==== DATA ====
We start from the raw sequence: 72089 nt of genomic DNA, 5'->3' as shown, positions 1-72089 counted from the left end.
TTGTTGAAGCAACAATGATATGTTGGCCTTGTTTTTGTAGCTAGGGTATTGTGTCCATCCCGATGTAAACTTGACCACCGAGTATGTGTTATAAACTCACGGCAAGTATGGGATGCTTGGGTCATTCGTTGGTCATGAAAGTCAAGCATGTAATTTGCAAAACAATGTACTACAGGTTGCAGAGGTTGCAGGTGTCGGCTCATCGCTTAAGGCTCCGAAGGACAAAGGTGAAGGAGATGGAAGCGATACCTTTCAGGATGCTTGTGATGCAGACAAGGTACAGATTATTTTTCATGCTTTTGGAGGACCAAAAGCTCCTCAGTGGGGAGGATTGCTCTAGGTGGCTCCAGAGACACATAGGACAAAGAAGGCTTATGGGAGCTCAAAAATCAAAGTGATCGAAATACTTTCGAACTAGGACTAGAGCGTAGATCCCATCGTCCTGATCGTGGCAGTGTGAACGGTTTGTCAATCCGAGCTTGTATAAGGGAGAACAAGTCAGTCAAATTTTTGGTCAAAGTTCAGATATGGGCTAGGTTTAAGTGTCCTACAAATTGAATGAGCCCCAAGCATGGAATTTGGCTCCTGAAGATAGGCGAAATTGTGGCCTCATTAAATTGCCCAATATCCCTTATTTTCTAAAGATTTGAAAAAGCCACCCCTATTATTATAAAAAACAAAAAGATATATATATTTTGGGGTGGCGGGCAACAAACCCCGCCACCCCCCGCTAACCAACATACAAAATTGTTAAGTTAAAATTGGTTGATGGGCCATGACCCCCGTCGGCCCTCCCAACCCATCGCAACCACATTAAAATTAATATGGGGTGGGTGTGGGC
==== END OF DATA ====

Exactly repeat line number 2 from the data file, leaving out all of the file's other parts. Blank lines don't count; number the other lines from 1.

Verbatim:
TTGTTGAAGCAACAATGATATGTTGGCCTTGTTTTTGTAGCTAGGGTATTGTGTCCATCCCGATGTAAACTTGACCACCGAGTATGTGTTATAAACTCACGGCAAGTATGGGATGCTTGGGTCATTCGTTGGTCATGAAAGTCAAGCATGTAATTTGCAAAACAATGTACTACAGGTTGCAGAGGTTGCAGGTGTCGGCTCATCGCTTAAGGCTCCGAAGGACAAAGGTGAAGGAGATGGAAGCGATACCTTTCAGGATGCTTGTGATGCAGACAAGGTACAGATTATTTTTCATGCTTTTGGAGGACCAAAAGCTCCTCAGTGGGGAGGATTGCTCTAGGTGGCTCCAGAGACACATAGGACAAAGAAGGCTTATGGGAGCTCAAAAATCAAAGTGATCGAAATACTTTCGAACTAGGACTAGAGCGTAGATCCCATCGTCCTGATCGTGGCAGTGTGAACGGTTTGTCAATCCGAGCTTGTATAAGGGAGAACAAGTCAGTCAAATTTTTGGTCAAAGTTCAGATATGGGCTAGGTTTAAGTGTCCTACAAATTGAATGAGCCCCAAGCATGGAATTTGGCTCCTGAAGATAGGCGAAATTGTGGCCTCATTAAATTGCCCAATATCCCTTATTTTCTAAAGATTTGAAAAAGCCACCCCTATTATTATAAAAAACAAAAAGATATATATATTTTGGGGTGGCGGGCAACAAACCCCGCCACCCCCCGCTAACCAACATACAAAATTGTTAAGTTAAAATTGGTTGATGGGCCATGACCCCCGTCGGCCCTCCCAACCCATCGCAACCACATTAAAATTAATATGGGGTGGGTGTGGGC